Tuesday, April 10, 2012

A Gaz Metro Catch-Up: Whose Money Is It?

A Modest Proposal Updated

I wrote a blog post called A Modest Proposal suggesting that perhaps the utility merger in Vermont could use shareholder money as a weatherization account from which Vermonters can borrow. Then, they could give ratepayer money back to the ratepayers.

You see, CVPS was supposed to give $21 million back to the ratepayers if the company were acquired, but both CVPS and Gaz Metro think it would be more fun to have the money themselves.

A lot of people are upset about Gaz Metro keeping Vermont ratepayer money. The Department of Public Service (DPS) is not upset. DPS is supposed to be the consumer watchdog for Vermont, but they aren't watching very hard.

A series of comments about the merger.

Looks like GMP decides when they've given enough money back, and then GMP takes the rest.

Vermont Representative Oliver Olsen on Have We Got a Deal for You in Vermont Tiger:

....Try following the pea in this shell game. Instead of providing a direct cash refund or using the windfall to reduce rates, the utility plans to invest in a variety of projects that will produce broad societal "benefits", which include intangibles like "reduced supply risk" and "emission reductions".... Gaz Metro will declare "mission accomplished" when $25 million of "benefits" have been tallied, and will quietly slip out the back door with $21 million in cash.

From balance sheet liability to balance sheet asset for GMP. So easy!

Patty Komline, Vermont Representative, in Vermont Tiger Give the Money Back:

...Last Friday I was a guest on VPR’s Vermont Edition with [Mary Powell] the CEO of Green Mountain Power. The people who called in overwhelming supported a simple payback. Ms. Powell was asked if the proposed merger deal turned the $21 million from a liability to an asset on their balance sheets. While reluctant to answer, Ms. Powell was clear; yes.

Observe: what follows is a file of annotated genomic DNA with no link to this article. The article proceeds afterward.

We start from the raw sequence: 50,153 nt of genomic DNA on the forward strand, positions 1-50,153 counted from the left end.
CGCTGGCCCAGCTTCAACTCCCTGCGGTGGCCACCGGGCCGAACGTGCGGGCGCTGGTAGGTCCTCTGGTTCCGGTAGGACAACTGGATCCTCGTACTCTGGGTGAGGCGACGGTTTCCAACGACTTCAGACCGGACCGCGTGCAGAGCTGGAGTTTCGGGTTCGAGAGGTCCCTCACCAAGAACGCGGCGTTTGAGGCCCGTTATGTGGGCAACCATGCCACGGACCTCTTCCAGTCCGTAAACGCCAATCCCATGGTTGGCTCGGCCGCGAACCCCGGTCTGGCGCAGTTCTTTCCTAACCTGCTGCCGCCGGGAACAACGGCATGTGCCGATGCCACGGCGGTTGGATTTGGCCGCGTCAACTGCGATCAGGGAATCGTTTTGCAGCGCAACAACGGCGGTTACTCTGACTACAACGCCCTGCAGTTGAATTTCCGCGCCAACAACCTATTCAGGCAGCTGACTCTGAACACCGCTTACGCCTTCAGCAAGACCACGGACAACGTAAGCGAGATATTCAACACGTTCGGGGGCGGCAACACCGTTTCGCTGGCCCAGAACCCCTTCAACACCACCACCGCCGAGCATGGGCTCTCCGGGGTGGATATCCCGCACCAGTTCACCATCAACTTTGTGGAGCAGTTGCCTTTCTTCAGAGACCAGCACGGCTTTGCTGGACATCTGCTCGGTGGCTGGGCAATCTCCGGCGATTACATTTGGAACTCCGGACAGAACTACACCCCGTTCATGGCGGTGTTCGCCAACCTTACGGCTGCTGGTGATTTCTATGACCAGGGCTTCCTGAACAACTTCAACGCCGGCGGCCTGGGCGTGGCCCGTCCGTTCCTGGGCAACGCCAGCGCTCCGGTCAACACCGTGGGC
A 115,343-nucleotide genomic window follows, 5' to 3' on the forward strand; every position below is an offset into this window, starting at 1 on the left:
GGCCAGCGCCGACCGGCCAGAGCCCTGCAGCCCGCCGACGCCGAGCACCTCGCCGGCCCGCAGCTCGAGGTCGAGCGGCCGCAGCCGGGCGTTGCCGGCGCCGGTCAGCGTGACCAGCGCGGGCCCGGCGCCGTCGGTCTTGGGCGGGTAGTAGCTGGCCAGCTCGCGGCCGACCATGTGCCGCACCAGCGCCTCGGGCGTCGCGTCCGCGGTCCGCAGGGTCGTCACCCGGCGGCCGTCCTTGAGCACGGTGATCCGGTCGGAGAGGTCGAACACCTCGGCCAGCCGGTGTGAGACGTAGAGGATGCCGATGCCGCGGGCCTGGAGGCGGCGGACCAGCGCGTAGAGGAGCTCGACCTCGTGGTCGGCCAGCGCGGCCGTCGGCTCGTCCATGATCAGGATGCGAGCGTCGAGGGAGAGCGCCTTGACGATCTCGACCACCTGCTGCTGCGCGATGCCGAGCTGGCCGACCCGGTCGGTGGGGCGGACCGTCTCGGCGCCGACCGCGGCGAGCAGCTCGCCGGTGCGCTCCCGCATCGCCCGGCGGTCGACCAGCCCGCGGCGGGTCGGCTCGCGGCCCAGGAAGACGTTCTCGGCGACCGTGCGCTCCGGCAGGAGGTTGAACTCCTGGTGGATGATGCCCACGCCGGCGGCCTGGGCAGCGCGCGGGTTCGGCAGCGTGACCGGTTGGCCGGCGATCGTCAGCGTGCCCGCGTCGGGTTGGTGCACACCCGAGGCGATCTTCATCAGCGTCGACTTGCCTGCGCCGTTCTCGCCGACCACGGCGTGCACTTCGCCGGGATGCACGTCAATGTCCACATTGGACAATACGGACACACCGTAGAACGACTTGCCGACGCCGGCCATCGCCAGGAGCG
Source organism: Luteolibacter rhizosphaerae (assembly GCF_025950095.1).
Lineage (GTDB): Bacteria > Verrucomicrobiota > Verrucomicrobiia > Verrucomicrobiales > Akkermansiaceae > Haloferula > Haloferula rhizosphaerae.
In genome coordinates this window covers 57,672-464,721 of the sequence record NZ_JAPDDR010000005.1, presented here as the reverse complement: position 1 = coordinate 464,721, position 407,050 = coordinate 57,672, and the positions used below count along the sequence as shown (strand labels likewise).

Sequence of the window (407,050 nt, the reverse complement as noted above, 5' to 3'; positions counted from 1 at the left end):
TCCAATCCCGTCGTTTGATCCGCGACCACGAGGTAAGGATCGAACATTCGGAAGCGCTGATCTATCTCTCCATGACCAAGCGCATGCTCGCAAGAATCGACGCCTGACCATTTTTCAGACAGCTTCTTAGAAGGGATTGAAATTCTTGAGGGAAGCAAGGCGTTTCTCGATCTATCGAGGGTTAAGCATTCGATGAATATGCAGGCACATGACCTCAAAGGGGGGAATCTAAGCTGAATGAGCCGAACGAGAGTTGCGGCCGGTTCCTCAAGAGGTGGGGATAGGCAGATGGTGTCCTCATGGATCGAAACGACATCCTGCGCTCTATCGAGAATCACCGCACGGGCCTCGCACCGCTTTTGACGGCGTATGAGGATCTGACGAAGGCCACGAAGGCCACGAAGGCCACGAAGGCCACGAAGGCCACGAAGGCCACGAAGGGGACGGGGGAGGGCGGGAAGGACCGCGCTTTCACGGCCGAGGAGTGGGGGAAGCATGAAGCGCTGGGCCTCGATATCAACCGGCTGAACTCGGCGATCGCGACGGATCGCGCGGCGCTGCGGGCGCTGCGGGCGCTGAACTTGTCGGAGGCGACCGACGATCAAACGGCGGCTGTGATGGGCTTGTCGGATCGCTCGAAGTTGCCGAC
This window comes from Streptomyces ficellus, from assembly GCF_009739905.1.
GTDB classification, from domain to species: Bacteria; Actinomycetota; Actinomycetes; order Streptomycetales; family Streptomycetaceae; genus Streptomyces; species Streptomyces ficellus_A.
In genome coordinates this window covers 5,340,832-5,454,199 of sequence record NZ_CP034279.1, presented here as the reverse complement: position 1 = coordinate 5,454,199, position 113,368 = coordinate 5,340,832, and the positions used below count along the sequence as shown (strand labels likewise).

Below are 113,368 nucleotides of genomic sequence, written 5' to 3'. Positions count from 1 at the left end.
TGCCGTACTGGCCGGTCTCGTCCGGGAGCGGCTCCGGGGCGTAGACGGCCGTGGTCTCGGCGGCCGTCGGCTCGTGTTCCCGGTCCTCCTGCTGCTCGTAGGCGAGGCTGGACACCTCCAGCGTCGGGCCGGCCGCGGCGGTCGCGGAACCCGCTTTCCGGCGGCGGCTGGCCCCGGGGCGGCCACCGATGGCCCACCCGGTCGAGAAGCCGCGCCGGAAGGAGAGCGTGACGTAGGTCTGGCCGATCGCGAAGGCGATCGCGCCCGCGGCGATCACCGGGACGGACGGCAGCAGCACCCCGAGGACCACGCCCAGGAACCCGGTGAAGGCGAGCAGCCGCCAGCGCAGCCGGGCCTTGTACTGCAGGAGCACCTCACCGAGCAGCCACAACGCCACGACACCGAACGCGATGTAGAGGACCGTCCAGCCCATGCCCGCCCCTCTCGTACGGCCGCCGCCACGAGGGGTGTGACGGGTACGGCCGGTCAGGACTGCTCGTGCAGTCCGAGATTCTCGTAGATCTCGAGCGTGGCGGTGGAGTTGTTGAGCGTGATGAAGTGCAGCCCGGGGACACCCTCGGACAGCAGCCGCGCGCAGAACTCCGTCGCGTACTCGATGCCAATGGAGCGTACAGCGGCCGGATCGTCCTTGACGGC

However, the Public Service Board May Still Do the Right Thing

Happily, it looks like the Public Service Board isn't convinced by the utility arguments on how the utilities themselves
should be keeping the money.

by Alan Panebaker
at Vermont Digger.

....The Vermont Public Service Board has never before allowed a utility to recover an acquisition “premium” from merger savings that would ordinarily be passed on to consumers. If the three-member panel approves the arrangement, it would set new precedent, according to documents from the proceeding...[but] This deal is different, company [Green Mountain Power] officials say: It is historic in nature because of its size and the potential benefits it offers for customers. (Blogger comment: Really? It's different? Because the merger is bigger and there's more money on the table? The laws and precedents change if there's more money at stake?)

Maybe The Money Will Come Back to the Ratepayers

Despite the lack of interest of the Department of Public Service in protecting the ratepayers, the Public Service Board may do the right thing. They may insist that the ratepayer money returns to the ratepayers. I surely hope so.

I conclude with another quote from Have We Got a Deal for You, by Oliver Oleson

Governor Shumlin has done a good job advocating for the utilities. But under Vermont law, the Governor’s administration is charged with representing the interests of Vermont ratepayers before the PSB. They should start doing that.

Howard Shaffer's post on his debate with Gundersen about the Pilgrim plant is posted today at ANS Nuclear Cafe. You can view it here: The Nuclear Debate on the Road.

No comments: